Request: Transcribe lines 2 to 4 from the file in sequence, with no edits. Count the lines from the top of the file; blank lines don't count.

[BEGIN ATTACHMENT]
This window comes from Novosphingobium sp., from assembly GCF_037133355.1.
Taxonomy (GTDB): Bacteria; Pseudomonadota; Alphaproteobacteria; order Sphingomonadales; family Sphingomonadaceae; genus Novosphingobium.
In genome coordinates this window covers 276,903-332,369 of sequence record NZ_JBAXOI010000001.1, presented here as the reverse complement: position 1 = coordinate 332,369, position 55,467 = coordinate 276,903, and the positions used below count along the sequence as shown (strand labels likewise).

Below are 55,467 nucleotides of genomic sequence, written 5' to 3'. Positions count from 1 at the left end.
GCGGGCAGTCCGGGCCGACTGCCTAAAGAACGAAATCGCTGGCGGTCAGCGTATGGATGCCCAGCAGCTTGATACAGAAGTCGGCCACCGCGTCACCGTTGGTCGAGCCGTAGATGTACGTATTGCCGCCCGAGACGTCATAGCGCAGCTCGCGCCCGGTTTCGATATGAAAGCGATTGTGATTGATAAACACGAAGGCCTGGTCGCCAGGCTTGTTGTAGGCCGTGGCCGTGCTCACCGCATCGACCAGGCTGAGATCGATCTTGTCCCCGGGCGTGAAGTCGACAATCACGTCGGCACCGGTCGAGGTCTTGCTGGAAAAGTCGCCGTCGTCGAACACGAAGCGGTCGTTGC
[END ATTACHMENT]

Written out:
Taxonomy (GTDB): Bacteria; Pseudomonadota; Alphaproteobacteria; order Sphingomonadales; family Sphingomonadaceae; genus Novosphingobium.
In genome coordinates this window covers 276,903-332,369 of sequence record NZ_JBAXOI010000001.1, presented here as the reverse complement: position 1 = coordinate 332,369, position 55,467 = coordinate 276,903, and the positions used below count along the sequence as shown (strand labels likewise).

Below are 55,467 nucleotides of genomic sequence, written 5' to 3'. Positions count from 1 at the left end.